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Rural Alaska

AC liquor store in Bethel shuts down after alcohol board refuses to renew license

An Alaska Commercial Co. worker stocks the shelves of the AC liquor store in Bethel on opening day, Tuesday, May 3, 2016. (Lisa Demer / ADN)

The only year-round liquor store in Bethel shut down Tuesday night, hours after state alcohol regulators sided with a protest from the Southwest Alaska city and refused to renew the liquor license for the operator, Alaska Commercial.

Critics have targeted the AC Quickstop, the first liquor store in Southwest Alaska's largest city in more than 40 years, since it opened two years ago. They say it has contributed to a spike in crime and violence in Bethel and nearby dry communities, attracting villagers and promoting bootlegging in the region.

AC managers have said the liquor store has taken unusual steps to address the public outcry, reducing hours, limiting sales amounts and closing on Sundays. The store brought about $1 million annually to the city in tax revenues, indicating that annual gross sales exceeded $6 million.

About 6,000 people live in Bethel, which serves as a retail and travel hub for dozens of Western Alaska villages.

The complaints against the store were bolstered Tuesday night at the Alcoholic Beverage Control Board meeting in the community, where city officials cited data  showing a rise in death investigations and police calls since the store opened.

The city council in February passed a resolution that "implored" the control board to reject the store's two-year liquor license at its location in a densely populated neighborhood near a school.

State law places great weight on such requests from local governments, an ABC official said. That left the board with little room to maneuver.

The board refused to renew the license, effectively killing the liquor store.

The AC Quickstop in Bethel in 2016. (Lisa Demer / ADN file photo)

The board's roughly six-hour meeting included more than 50 public comments against the liquor store, with many opponents citing increased public drunkenness, violence and domestic crime in Bethel and villages, a board member noted toward the meeting's end.

Only a handful of speakers seemed to be torn by the question of keeping the store open, he said.

Erika McConnell, control board director, said the AC store's liquor license is eliminated because Bethel's population shrunk just below 6,000, according to the yearly count released in April.

Going below that threshold reduces the amount of liquor licenses available in the city from three to two, she said.

The count does not include inmates at the correctional center in the city. Currently, Bethel is about 20 residents short of being eligible for a third license, though that could change if the population grows, McConnell said.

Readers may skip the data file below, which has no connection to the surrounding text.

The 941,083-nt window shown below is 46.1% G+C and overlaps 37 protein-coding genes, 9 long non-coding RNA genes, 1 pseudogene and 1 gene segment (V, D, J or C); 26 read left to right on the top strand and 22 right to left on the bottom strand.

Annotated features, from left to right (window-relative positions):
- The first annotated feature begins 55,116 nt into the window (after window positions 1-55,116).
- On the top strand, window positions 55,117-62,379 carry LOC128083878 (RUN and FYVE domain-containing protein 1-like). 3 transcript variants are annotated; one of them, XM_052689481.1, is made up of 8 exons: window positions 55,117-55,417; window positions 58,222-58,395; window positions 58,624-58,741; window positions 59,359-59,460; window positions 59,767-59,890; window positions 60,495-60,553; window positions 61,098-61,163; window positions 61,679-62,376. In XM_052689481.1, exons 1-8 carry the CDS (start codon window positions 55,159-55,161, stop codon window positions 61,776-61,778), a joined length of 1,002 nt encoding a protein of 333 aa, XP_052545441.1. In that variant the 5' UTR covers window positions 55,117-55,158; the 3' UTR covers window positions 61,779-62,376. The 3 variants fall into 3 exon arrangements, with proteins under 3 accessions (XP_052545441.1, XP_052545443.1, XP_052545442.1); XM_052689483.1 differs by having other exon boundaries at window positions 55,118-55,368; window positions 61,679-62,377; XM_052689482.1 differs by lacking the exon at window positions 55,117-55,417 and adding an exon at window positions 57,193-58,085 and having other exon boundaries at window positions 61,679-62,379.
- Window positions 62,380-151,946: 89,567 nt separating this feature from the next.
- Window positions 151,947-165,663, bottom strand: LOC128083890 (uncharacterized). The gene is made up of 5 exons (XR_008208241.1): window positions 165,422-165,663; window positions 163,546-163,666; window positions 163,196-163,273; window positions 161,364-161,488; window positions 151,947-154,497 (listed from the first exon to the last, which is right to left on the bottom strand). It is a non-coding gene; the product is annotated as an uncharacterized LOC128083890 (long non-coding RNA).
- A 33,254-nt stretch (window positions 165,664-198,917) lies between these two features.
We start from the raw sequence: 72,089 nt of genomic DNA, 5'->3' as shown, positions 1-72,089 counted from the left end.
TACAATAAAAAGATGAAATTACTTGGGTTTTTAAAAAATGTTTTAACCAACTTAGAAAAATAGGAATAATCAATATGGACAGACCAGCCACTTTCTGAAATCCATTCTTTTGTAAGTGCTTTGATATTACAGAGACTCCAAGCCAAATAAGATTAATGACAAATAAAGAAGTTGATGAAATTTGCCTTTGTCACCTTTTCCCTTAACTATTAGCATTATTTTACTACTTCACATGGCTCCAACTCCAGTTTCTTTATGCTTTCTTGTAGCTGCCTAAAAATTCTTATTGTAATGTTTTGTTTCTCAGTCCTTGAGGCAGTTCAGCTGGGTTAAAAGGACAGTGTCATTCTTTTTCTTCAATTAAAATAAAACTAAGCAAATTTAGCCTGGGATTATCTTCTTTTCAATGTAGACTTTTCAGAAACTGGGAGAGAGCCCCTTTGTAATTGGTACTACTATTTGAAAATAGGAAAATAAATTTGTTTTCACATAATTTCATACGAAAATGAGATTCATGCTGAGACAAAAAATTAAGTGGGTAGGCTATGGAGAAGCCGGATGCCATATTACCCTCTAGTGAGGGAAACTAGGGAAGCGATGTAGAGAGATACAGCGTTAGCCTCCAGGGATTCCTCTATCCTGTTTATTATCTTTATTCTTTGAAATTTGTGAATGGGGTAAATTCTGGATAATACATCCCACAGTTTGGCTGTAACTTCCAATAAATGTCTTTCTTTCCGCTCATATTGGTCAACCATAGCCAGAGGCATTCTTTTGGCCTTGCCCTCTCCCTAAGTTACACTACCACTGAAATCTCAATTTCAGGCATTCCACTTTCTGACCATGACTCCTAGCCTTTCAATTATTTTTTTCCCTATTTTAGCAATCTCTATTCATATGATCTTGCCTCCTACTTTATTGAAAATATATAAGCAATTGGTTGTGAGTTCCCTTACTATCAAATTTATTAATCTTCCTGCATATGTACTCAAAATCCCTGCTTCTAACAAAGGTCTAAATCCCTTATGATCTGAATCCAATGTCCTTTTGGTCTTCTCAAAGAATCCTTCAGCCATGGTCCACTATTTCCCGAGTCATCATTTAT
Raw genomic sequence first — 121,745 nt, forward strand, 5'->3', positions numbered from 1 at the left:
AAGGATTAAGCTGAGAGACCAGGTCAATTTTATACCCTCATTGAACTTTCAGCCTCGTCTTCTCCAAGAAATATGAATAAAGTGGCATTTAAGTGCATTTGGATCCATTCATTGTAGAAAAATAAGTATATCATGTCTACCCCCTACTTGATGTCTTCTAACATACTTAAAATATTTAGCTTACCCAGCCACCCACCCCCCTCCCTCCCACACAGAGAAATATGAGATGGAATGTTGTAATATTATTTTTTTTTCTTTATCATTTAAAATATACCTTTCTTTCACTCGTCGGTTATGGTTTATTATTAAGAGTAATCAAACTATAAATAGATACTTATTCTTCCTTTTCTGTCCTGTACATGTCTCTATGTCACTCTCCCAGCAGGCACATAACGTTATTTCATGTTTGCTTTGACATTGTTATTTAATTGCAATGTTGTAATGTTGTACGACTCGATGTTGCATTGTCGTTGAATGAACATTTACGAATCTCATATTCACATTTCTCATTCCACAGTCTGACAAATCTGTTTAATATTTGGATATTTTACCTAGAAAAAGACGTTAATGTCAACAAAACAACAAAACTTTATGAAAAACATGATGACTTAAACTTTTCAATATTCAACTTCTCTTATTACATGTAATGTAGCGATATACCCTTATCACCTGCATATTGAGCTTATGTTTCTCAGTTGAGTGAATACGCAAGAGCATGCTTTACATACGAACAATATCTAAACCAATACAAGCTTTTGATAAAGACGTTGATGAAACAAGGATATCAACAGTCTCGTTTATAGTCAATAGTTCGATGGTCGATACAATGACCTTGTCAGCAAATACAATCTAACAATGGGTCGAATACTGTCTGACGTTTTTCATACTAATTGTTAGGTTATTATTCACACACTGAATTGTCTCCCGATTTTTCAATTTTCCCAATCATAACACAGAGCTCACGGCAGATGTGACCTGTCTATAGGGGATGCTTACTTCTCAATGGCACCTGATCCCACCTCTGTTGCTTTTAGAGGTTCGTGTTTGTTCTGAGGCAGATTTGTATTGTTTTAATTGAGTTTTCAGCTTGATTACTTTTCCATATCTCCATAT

Bethel Spirits, owned by Bethel Native Corp., holds one of the licenses. It operates one month out of the year. The city did not protest the license renewal for that store. The control board renewed Bethel Spirits' license Tuesday night in a separate decision.

The second liquor license belongs to Bethel resident Cezary Maczynski, who received it in November. However, Kusko Liquor, the working name for the business, has not opened.

In October, voters in the city will head to the polls to vote on a citizen's initiative to once again ban alcohol sales in the city.

Sharon Williams, tribal administrator for the dry village of Napaskiak near Bethel, said on Wednesday residents in the region feared that year-round liquor sales would allow alcohol to flow more easily across the region. She predicted the problems as far back as 2009, when Bethel first voted to end its prohibition against liquor sales, she said.

"All that stuff happened," said Williams. "But I'm so happy now. Lives will be saved and families will become happy again."

Bethel Police Department figures show that reports to police for intoxicated pedestrians rose dramatically over two years. At the Quickstop, the calls jumped to 147 in 2017, a 188 percent increase from two years earlier. The Quickstop was a convenience store before liquor sales were added in 2016.

Death investigations in the city rose to 24 in 2017, from 11 in 2015, department figures indicate. The data did not indicate which of the deaths were alcohol-related.

Tuesday night, an employee at the AC Quickstop said the store was shutting down indefinitely at 11 p.m., following the board's decision.

"It will be closed until further notice," said Jerry Rutherford, the store manager, adding that he could not provide more information.

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